The World on a Forced Sabbatical
It has taken a deadly, invisible and microscopic enemy to force the whole world to stop dead in its tracks. Susanne North explores the upside to the world-wide forced sabbatical.
A forced sabbatical
It became law, overnight, everywhere. It was weird at first. Then, slowly, an almost collective sigh as people were given the permission to slow down and simplify their lives, especially from parents who are run ragged shipping their children from one activity to another.
Perhaps we required a worldwide lockdown to awaken us: that ‘less is more’, that living a slower and simpler life is actually more beneficial for us long-term, especially for our children.
Many families are struggling big time with the lockdown, fiscally, mentally and emotionally. There have, however, been some surprising positives in the coming together.
Many families have discovered a new sense of calmness, connectedness and cohesiveness.
Kim John Payne, internationally renowned family consultant and the founder of the Simplicity Parenting Movement, has long argued that one of the reasons why our children are so anxious, hypervigilant and often misbehaving is that they are being overscheduled, overwhelmed and overworked.
Much needed ‘free time’ becomes ‘free to be filled time’ with extra-curricular activities that are adult directed, structured and often outcome oriented. Our own homes have become hot houses that no longer provide the calm and safe haven allowing children to slow down.
Yet, what our children really need are regular pockets of ‘slow’ or ‘doing nothing’ time. Time to just ‘be’, hang and play. Free time where children can explore their own interests, imaginations and creative abilities without having to succumb to expectations or performance pressures. Time to just lie in the grass and marvel at the sky.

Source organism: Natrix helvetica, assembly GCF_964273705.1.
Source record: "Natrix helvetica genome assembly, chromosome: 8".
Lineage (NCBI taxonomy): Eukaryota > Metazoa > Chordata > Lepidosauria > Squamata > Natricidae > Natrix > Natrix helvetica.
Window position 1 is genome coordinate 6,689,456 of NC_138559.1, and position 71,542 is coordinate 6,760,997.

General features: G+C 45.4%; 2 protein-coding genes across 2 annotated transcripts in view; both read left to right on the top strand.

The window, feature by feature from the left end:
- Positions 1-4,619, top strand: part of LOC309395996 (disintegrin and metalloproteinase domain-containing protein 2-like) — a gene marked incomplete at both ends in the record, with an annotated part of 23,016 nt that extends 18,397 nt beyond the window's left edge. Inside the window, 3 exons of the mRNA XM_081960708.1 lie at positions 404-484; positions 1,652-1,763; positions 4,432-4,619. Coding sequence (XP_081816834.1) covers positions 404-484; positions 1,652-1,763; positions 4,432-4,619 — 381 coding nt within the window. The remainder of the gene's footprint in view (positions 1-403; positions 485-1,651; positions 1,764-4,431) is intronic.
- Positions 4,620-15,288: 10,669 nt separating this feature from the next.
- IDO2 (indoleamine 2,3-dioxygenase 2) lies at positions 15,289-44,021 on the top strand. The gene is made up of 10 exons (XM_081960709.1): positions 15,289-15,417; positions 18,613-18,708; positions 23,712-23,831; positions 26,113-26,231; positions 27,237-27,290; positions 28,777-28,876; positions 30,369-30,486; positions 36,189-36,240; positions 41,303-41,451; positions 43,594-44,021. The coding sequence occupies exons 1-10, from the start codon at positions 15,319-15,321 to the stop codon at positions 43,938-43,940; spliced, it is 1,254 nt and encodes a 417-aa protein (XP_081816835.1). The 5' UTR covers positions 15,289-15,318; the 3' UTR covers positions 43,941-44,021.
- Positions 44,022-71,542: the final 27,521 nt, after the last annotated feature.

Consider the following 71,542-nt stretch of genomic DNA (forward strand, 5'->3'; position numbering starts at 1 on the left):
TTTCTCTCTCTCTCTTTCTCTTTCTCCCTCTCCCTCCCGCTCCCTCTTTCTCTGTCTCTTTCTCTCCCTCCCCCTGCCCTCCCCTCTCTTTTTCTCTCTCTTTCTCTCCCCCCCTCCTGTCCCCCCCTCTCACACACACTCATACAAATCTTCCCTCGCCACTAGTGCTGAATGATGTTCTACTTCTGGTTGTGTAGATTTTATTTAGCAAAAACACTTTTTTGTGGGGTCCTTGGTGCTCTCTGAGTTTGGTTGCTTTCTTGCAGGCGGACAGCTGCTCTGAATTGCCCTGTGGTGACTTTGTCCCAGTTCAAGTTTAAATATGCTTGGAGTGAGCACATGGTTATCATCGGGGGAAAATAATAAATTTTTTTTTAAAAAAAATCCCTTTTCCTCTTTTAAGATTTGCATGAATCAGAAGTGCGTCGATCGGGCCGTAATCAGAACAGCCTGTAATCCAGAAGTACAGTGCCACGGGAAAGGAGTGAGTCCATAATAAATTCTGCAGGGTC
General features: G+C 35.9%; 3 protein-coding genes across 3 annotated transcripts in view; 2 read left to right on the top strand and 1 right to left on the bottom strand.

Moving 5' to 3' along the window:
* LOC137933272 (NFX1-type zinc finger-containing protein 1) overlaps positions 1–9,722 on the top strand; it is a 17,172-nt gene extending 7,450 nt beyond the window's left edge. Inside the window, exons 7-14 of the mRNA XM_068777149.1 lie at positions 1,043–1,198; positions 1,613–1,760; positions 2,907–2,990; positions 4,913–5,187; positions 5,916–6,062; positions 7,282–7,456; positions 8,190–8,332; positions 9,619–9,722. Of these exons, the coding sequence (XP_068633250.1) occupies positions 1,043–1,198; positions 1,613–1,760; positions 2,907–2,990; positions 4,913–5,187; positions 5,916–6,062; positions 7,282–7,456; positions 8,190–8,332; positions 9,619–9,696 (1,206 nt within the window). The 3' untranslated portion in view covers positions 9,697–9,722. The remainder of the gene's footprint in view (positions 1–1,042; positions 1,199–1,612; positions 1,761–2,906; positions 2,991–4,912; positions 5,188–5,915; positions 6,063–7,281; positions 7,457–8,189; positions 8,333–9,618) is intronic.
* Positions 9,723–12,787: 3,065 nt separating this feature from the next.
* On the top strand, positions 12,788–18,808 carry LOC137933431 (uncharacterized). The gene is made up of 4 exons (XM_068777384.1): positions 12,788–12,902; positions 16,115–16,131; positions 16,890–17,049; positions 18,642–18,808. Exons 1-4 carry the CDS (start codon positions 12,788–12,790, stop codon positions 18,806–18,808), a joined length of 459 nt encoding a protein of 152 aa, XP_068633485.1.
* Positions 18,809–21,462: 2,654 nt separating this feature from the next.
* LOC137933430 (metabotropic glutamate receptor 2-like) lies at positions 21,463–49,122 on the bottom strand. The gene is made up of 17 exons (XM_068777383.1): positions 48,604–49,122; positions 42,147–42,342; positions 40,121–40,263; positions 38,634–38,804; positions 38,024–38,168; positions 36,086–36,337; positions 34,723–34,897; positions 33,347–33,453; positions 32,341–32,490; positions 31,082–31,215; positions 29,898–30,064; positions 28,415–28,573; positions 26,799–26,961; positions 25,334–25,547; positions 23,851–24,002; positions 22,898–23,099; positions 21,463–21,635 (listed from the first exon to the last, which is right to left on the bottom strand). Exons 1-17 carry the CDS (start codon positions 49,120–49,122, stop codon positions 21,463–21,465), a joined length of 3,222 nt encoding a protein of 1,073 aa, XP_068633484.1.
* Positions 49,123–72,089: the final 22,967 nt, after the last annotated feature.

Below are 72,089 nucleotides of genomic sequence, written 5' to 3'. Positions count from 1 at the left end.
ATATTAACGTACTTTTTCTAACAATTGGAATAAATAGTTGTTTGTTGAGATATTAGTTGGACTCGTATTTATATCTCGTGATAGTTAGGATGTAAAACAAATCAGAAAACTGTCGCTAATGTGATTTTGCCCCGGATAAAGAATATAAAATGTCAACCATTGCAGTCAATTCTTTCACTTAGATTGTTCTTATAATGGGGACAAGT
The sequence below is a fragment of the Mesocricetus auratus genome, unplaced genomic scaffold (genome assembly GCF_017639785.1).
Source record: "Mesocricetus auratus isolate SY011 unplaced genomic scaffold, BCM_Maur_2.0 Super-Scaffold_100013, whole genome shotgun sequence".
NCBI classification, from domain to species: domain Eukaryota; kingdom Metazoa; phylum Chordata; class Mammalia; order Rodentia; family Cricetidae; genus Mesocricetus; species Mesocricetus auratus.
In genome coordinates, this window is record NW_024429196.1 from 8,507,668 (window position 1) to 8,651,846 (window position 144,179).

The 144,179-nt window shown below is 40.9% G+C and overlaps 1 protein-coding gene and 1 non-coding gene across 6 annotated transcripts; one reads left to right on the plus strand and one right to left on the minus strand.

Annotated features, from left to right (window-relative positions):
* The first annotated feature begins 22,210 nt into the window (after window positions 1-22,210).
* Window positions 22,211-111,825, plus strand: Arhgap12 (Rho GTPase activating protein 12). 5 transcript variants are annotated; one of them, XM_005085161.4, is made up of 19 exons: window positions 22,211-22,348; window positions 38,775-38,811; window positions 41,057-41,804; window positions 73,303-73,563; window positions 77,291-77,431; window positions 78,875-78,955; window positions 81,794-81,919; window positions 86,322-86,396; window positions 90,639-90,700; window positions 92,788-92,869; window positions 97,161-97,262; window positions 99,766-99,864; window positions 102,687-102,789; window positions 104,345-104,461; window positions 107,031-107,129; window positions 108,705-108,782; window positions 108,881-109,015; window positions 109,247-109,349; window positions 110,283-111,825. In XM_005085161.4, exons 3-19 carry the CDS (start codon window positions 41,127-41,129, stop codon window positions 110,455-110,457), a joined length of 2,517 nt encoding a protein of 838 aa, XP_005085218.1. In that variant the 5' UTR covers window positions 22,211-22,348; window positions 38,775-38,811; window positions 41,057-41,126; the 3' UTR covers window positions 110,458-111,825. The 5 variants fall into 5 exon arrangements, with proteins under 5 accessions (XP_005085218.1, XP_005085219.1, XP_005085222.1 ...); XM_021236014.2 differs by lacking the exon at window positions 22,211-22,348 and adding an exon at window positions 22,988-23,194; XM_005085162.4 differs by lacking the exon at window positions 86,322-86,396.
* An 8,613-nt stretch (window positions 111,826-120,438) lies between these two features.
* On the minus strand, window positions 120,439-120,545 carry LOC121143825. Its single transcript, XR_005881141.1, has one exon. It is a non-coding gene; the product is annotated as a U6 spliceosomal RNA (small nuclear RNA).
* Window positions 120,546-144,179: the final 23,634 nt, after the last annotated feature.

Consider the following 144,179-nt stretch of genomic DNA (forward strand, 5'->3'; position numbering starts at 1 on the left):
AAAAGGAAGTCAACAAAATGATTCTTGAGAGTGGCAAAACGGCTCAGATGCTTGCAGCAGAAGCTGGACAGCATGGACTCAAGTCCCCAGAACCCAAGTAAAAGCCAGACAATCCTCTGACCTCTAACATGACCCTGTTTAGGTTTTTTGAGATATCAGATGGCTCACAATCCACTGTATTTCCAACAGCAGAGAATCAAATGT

Sabbatical (from the Jewish word ‘Sabbath’) is a period of rest from work.
Psychologists have long recognised that creativity thrives on unstructured time, on play, on nondirected ‘divergent’ thinking.
‘Freedom time’ is also vital to children’s mental health as they need time to process their daily experiences and sensory overload, fostering healthy emotional self-regulation. This precious time allows children to become spiritually curious and attuned, creating space for introspection, reflection and prayer.
Benefits for parents too
When our children slow down, so do we as parents. When we allow ourselves to disconnect from all the external pressures, we actually connect with our children on a much deeper level. We create space to tune into the needs of our children and be present with and to them, one of the greatest gifts that we can give them.
Slowing down helps families to create pockets for family prayers, expressing gratitude, savouring those precious moments and nurturing spiritual growth.
Eliminating unnecessary stimuli, providing sanctuaries of quietness not only foster more harmonious relationships and make for happier children, but also benefit those who have behavioural problems.
Although the lockdown provides many families with their own challenges, it has given many children an opportunity to re-claim their much-needed childhood. I see many happy little rosy cheeks riding their bikes for hours in our back lane, climbing trees, bringing neighbourhoods alive with colourful chalk drawings, building forts out of branches, connecting with nature and creating new games or maybe the next invention.
Freedom time bears fruit
Isaac Newton, one of the most influential scientists of all time, is a good example for someone who benefited from slow time. Freed from academic pressures of the curriculum, Newton made three of his major discoveries during the plague ‘lockdown’ in 1666, a time when he experienced bursts of creativity and free thoughts.
Many of the world’s famous composers, philosophers and artist came up with their best ideas during ‘doing nothing’ time.
The lessons of ‘freedom time’ for our children will hopefully remain influential.
Many parents will soon have to return to the previous rat race even more ferociously than ever, to reopen their businesses and just provide for their families as the world economy struggles to recover.
The forced sabbatical however may have been very beneficial. It has given our children a chance to slow down allowing them to be a child.
‘Freedom time’ is good, inexpensive and great for their mental health. Not just for our children but for the entire economy in the long haul.
This is an edited version of the article that was first published in the school newsletter of St Margaret Mary Catholic Primary, Randwick North